We pay too little for our bananas

Prices that supermarkets – particularly in Europe’s biggest consumer markets – pay producers, whether big or small, for their bananas are too little to cover the producers’ costs of sustainable production. 

This means that they cannot afford to address the many ills of the export industry, such as investment in transitioning to more ecological production methods, adapting to climate change, implementing safe and healthy working conditions, paying living wages to plantation workers and respecting labour rights on plantations.

As discussion and debate rages in the wake of the Aldi announcement, we have a two-part guest blog from two actors in the smaller and more ethical sector of the trade who give us their take on the impact of low prices and why we need to pay more for our bananas. BeFrank is a recently created Dutch ethical banana brand determined to “do things differently”, and North American co-operative Equal Exchange has been ploughing a Fair Trade furrow for nearly thirty years now.

Supermarkets need to take responsibility

By Randy van Dinter
Founder and Chief Inspiration Officer
BeFrank Bananas

They ought to inspire and convince consumers to pay more for their daily diet, instead of just cutting prices.

We are all consumers too, which means we are all responsible for the huge levels of over consumption. We want more and more and find it increasingly normal that things cost virtually nothing any more. It’s a catastrophic downward price spiral. You can fly to Rome for a few euros, buy your shirts for next to nothing, or pick up a kilo of bananas for 99 cents. Take a moment to consider how that banana has already travelled about 9000 km.

We will all have to re-evaluate all the things we consume and over-consume. We will have to relearn what the actual value of something is. Isn’t it odd that some children no longer even know where milk or carrots come from? And yet this is precisely where the responsibility of enormously powerful supermarket chains lies. These superpowers are anxiously keeping an eye on each other at the moment. All that really matters to them are the often short-term profits aimed at keeping the shareholders happy. It is also true that successfully achieving KPIs is a guarantee that the food manager will make his or her next career step. Then he or she can get to work with the care products, where long-term vision doesn’t come into it.

True pricing is the only basis for truly sustainable solutions. This is something we firmly believe in at BeFrank. It’s not just about the great name, it’s about the simple economic rationale. As long as we all carry on paying too little for our consumer goods, something or someone suffers. Like the supermarket CEOs, you can of course choose to look away, but at BeFrank we don’t do that any more. After all, it’s not about the principles, the fine reports or studies. It’s always about real people. They’re just people like you and me, and they are suffering because supermarkets are unwilling to pay a decent price.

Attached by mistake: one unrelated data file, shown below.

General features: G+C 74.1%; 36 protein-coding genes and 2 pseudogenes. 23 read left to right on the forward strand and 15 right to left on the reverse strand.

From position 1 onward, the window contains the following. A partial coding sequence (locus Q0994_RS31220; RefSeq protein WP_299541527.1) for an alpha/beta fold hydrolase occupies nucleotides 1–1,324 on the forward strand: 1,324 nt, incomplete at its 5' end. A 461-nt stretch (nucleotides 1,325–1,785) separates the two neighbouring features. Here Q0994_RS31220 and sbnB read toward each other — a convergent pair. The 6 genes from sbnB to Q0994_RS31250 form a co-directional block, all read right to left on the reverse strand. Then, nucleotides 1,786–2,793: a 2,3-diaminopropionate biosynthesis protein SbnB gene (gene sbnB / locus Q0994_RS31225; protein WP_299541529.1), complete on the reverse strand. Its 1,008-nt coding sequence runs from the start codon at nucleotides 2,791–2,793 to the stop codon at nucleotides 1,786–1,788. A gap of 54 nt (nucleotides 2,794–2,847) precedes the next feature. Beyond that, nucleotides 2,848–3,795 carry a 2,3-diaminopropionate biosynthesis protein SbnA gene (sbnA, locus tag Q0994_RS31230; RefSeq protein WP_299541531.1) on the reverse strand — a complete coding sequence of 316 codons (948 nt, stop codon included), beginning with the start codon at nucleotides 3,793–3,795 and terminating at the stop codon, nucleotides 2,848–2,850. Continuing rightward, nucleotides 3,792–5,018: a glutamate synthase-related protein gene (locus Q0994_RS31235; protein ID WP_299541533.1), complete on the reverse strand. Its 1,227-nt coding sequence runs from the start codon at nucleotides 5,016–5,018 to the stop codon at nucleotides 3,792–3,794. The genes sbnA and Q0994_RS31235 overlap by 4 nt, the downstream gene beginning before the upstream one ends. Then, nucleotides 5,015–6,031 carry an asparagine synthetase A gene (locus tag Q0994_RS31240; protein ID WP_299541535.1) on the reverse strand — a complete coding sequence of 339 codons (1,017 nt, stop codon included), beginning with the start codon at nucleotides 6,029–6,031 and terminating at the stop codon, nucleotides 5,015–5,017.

Banana prices have always been too low

By Angelica Hicks and Emily Gove
Equal Exchange Produce

Equal Exchange Produce, a Fairtrade, organic importer in the U.S., has worked with small-scale farmer cooperatives for 15 years. Our banana partners work in Ecuador and Peru, and supply a relatively specialised market within the U.S., largely made up of independent, cooperative and natural foods stores. As a brand, we have often been alone in raising the topic of exploitative banana prices, in a market demanding both availability and cosmetics at a price that sustains neither of the two.

The reality is this: bananas are a labour-intensive crop. Any banana you find in a grocery store in the U.S. – whether conventional or organic – has been cut down from its plant in a massive cluster, carried on a shoulder, pulled to a pack shed, washed multiple times, cut into perfect bunches, stickered, packed and inspected, all by hand. The many people that contribute to the banana production process are also those that bear the consequences of low prices, which large retailers and conventional banana companies push down the supply chain until they land on the shoulders of farmers and workers.

The devastating hurricanes in Central America, which have destroyed upwards of 12,000 hectares in banana cultivation and impacted livelihoods across the region, are an important reason to pay more for bananas now. Still, it’s a shame that it takes a crisis of this magnitude is to force a meaningful price increase, despite the well-documented externalised costs borne almost entirely by producer communities.

In the U.S., consumers are conditioned to think that bananas are inherently cheap. What they don’t know is the impact of artificially low prices, or the precarious position in which they place farmers and workers.

You can read the full original article on Banana Link

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